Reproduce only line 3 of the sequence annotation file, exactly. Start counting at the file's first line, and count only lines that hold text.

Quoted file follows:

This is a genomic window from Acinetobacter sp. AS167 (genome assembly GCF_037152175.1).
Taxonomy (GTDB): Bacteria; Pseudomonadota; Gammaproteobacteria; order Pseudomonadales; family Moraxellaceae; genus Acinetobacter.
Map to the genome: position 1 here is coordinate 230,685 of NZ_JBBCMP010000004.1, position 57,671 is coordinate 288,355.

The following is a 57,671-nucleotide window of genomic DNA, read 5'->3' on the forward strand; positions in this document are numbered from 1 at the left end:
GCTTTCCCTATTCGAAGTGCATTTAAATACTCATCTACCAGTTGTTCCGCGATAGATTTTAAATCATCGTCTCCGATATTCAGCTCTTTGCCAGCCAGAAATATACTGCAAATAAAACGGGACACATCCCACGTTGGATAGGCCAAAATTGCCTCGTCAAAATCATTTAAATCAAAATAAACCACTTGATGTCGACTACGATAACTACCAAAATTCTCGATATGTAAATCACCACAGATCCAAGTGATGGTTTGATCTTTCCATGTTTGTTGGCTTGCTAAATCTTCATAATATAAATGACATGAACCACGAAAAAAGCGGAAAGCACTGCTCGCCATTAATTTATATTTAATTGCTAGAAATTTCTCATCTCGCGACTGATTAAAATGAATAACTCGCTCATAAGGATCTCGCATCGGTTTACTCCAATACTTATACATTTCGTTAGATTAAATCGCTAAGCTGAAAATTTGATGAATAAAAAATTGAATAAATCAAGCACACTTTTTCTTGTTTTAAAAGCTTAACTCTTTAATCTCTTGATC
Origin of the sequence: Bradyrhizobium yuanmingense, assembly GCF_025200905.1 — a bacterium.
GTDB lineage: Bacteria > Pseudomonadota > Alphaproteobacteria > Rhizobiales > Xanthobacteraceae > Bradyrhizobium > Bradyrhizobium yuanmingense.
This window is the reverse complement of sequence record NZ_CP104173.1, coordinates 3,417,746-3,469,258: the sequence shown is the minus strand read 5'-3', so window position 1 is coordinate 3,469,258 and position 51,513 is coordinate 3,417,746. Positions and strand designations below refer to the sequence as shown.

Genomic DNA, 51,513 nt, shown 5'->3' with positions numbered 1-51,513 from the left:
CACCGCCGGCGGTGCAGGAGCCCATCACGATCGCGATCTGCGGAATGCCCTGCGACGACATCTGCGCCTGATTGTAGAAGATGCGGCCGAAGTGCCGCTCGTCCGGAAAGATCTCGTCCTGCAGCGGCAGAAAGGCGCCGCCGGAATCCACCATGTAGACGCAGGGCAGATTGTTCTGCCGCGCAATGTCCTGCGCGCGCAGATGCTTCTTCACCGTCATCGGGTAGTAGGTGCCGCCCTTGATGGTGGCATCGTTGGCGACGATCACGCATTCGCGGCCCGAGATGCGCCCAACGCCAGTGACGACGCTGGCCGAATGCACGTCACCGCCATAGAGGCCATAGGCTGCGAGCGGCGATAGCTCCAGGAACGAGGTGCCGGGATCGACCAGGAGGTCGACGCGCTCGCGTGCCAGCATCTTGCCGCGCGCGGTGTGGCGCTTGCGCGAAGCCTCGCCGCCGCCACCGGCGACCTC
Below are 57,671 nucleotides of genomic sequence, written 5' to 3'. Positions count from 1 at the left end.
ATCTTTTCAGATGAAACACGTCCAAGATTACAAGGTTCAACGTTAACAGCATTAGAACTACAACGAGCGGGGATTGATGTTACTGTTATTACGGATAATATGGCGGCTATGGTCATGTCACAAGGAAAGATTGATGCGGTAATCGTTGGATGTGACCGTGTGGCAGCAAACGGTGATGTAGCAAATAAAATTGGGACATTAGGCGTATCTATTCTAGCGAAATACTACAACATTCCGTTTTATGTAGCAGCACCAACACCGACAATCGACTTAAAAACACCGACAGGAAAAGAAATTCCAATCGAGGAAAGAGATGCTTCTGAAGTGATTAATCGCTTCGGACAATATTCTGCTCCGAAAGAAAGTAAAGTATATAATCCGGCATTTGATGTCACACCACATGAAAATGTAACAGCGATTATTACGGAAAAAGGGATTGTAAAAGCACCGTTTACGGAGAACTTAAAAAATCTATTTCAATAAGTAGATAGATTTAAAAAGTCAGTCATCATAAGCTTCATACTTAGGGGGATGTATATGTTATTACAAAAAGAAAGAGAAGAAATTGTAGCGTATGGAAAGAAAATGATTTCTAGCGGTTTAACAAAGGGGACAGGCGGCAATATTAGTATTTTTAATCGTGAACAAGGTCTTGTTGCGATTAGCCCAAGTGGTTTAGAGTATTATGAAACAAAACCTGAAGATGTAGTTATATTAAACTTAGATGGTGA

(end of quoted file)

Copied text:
Map to the genome: position 1 here is coordinate 230,685 of NZ_JBBCMP010000004.1, position 57,671 is coordinate 288,355.